When we’re prepping the boat for a passage we try to anticipate gear issues, feeding the crew, emergency situations and any other what-ifs. Upon arrival we’re relieved to have arrived safely, we’re tired and hungry, but in general we hug each other for a passage well done and excitedly relive the gorgeous sunrises and sunsets, stars and moon, quiet moments of retrospection and introspection.
But during the passage there are things that I don’t blog about. Nothing too serious, just enough of an irritation or experiencing the “cruisers nightmares” that we’ve read about or discussed with seasoned cruisers.
Here are some of those not so wonderful moments of cruising life.
A pigtail on the back of our chart plotter – radar combination unit had a flimsy end cap covering the vulnerable electronic pins. We didn’t use the particular plug for our depth sounder. During the constant use and swinging of the unit into the companion way, the damn end cap wiggled off, jiggled towards a stainless steel bolt and impaled itself. Zap, there went the mother -board. That was 2 days prior to departing SF. An expensive side trip to West Marine, we now have a new unit, better than the first one but the cruising kitty wasn’t prepared for that expense. Thank you Sis for the use of your vehicle!
This picture shows the panel opened up with all of the wiring behind it. The new unit is much nicer and doesn’t have loose pigtails hanging out.
On the way down from SF as the boat pitched I had a disagreement with the main winch in the cockpit. I lost and ended up with a sore jaw. My only saving grace was had it been my front teeth I wouldn’t be smiling now.
There are cobwebs floating around even in the ocean. One happened to float across my face and ended up in my eye. I am allergic to cobwebs so warm compresses had to be applied to keep the swelling and itch under control. WTH, out here?
Sometimes I get cranky. Honestly, I try to hide that attribute. John is so tolerant.
What to eat? Hangry (hungry pangs turning to anger) , the latest urban terminology that I occasionally experienced but doesn’t occur under passage. Plain rice with black sesame seed and salt wrapped in nori NEVER tasted so yummy.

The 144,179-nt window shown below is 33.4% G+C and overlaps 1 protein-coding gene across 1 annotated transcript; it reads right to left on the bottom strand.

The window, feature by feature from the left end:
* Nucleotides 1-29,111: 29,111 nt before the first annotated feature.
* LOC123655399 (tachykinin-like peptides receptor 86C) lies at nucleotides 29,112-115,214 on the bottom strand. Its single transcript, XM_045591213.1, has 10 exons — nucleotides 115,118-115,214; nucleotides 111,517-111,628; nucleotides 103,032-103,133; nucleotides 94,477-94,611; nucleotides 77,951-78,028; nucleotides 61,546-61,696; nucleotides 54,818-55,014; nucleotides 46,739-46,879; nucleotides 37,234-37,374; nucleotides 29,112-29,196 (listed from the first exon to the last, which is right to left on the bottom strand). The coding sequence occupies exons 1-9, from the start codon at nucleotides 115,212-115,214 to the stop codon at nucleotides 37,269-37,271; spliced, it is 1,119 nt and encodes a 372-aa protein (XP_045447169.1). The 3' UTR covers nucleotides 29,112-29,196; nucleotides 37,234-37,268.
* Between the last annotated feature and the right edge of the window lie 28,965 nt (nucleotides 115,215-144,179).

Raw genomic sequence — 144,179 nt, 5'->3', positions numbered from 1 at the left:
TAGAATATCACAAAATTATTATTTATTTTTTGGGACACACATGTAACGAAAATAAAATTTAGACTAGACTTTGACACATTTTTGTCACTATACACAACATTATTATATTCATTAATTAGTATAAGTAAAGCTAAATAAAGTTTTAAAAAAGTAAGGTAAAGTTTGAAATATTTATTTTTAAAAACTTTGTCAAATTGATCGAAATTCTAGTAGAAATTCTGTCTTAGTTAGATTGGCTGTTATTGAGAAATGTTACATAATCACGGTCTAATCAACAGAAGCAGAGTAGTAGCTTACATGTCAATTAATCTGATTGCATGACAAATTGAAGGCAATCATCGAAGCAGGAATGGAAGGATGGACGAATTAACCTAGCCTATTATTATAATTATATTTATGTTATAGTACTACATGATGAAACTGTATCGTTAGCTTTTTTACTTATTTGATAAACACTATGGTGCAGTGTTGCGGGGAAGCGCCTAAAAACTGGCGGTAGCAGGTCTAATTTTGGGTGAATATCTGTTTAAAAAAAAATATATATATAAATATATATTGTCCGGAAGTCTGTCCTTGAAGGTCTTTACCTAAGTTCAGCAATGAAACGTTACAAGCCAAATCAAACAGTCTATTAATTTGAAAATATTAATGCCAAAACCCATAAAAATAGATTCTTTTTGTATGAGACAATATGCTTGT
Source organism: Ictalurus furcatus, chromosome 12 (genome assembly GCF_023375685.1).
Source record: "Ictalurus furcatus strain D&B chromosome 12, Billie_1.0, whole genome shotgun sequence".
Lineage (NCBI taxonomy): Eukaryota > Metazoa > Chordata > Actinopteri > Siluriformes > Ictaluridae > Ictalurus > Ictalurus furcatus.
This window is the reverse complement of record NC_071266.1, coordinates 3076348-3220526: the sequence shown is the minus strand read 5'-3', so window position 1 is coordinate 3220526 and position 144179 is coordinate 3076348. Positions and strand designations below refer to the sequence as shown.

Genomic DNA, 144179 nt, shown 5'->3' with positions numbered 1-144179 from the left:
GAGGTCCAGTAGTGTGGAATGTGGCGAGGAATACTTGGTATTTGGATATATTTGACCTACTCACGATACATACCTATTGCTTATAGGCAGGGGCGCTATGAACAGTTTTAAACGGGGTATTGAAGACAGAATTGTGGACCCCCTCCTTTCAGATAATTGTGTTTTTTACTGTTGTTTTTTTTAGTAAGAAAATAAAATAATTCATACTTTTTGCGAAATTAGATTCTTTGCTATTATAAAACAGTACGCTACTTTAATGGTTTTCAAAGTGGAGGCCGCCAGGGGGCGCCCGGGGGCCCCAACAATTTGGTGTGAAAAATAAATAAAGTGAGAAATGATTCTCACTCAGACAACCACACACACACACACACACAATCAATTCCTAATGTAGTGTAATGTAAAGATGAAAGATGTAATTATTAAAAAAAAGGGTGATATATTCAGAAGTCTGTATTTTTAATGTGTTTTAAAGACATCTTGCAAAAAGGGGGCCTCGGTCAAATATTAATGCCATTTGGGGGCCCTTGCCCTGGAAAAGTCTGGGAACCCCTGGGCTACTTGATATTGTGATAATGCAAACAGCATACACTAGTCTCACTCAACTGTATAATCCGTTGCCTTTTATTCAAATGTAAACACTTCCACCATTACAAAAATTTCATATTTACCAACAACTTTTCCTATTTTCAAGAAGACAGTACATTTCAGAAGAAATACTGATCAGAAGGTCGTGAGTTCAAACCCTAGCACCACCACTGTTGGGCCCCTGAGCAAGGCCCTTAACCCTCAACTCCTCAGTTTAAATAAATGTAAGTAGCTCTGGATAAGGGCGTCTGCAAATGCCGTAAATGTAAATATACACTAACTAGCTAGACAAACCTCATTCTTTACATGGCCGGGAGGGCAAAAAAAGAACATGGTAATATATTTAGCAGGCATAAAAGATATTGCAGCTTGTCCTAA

And then there was the gastronomical episode that John experienced. No more food for him.
Passages are long and tiring, John’s back and butt gets very sore from lack of comfortable seating. We don’t drink alcohol under passage so his signature whiskey sours that fix his back have to wait. I’m fortunate to have ample padding.
There isn’t enough room for everything. The overstuffed cabinets, extra gear, and clothing tend to be annoying. Tools are buried when we need them, NOW. One feels like throwing it all away and go bare boat. But a few hours of examining the items, carefully repacking the cabinets, the boat expands and we’re very pleased and proud of our comfortable home.
Last nightmare: some idiot ran his boat into us, twice in fact, causing enough damage to send us scrambling to locate parts and repair what we could. The harbor patrol was so helpful providing a lift to the repair shop, a fellow Westsail owner provided a new custom made stanchion, another Westsail owner has offered his address and delivery service to receive our ordered parts on the way to Mexico. We’re so fortunate to have thoughtful people go an extra measure to help us out! Thank you, thank you Dennis and Carmencita, SV Shoestring, and John Milner, SV T.L. Sea
We miss our families even more and our memories of time spent with them give us balance.
Propelling forward tomorrow while we have a stable weather pattern to get around Point Conception.